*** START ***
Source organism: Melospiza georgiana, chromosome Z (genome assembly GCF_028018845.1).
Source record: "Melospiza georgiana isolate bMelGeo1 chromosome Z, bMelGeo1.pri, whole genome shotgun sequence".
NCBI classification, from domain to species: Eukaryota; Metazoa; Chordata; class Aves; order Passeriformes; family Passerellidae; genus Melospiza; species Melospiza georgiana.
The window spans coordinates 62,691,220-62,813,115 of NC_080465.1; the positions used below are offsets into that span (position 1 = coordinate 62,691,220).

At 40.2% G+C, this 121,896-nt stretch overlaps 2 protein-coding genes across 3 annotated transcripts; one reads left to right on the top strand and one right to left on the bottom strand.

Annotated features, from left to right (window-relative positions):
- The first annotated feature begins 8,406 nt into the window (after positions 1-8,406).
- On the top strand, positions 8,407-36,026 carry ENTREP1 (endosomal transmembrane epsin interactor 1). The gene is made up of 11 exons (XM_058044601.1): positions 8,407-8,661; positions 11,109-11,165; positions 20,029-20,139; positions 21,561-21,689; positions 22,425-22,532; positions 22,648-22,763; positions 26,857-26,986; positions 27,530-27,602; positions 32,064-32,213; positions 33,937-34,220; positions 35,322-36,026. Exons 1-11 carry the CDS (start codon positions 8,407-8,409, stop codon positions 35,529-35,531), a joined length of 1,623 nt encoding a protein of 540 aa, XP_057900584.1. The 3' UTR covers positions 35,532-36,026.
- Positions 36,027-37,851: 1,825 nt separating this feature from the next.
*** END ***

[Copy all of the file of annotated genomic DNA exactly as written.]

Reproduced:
Source organism: Melospiza georgiana, chromosome Z (genome assembly GCF_028018845.1).
Source record: "Melospiza georgiana isolate bMelGeo1 chromosome Z, bMelGeo1.pri, whole genome shotgun sequence".
NCBI classification, from domain to species: Eukaryota; Metazoa; Chordata; class Aves; order Passeriformes; family Passerellidae; genus Melospiza; species Melospiza georgiana.
The window spans coordinates 62,691,220-62,813,115 of NC_080465.1; the positions used below are offsets into that span (position 1 = coordinate 62,691,220).

At 40.2% G+C, this 121,896-nt stretch overlaps 2 protein-coding genes across 3 annotated transcripts; one reads left to right on the top strand and one right to left on the bottom strand.

Annotated features, from left to right (window-relative positions):
- The first annotated feature begins 8,406 nt into the window (after positions 1-8,406).
- On the top strand, positions 8,407-36,026 carry ENTREP1 (endosomal transmembrane epsin interactor 1). The gene is made up of 11 exons (XM_058044601.1): positions 8,407-8,661; positions 11,109-11,165; positions 20,029-20,139; positions 21,561-21,689; positions 22,425-22,532; positions 22,648-22,763; positions 26,857-26,986; positions 27,530-27,602; positions 32,064-32,213; positions 33,937-34,220; positions 35,322-36,026. Exons 1-11 carry the CDS (start codon positions 8,407-8,409, stop codon positions 35,529-35,531), a joined length of 1,623 nt encoding a protein of 540 aa, XP_057900584.1. The 3' UTR covers positions 35,532-36,026.
- Positions 36,027-37,851: 1,825 nt separating this feature from the next.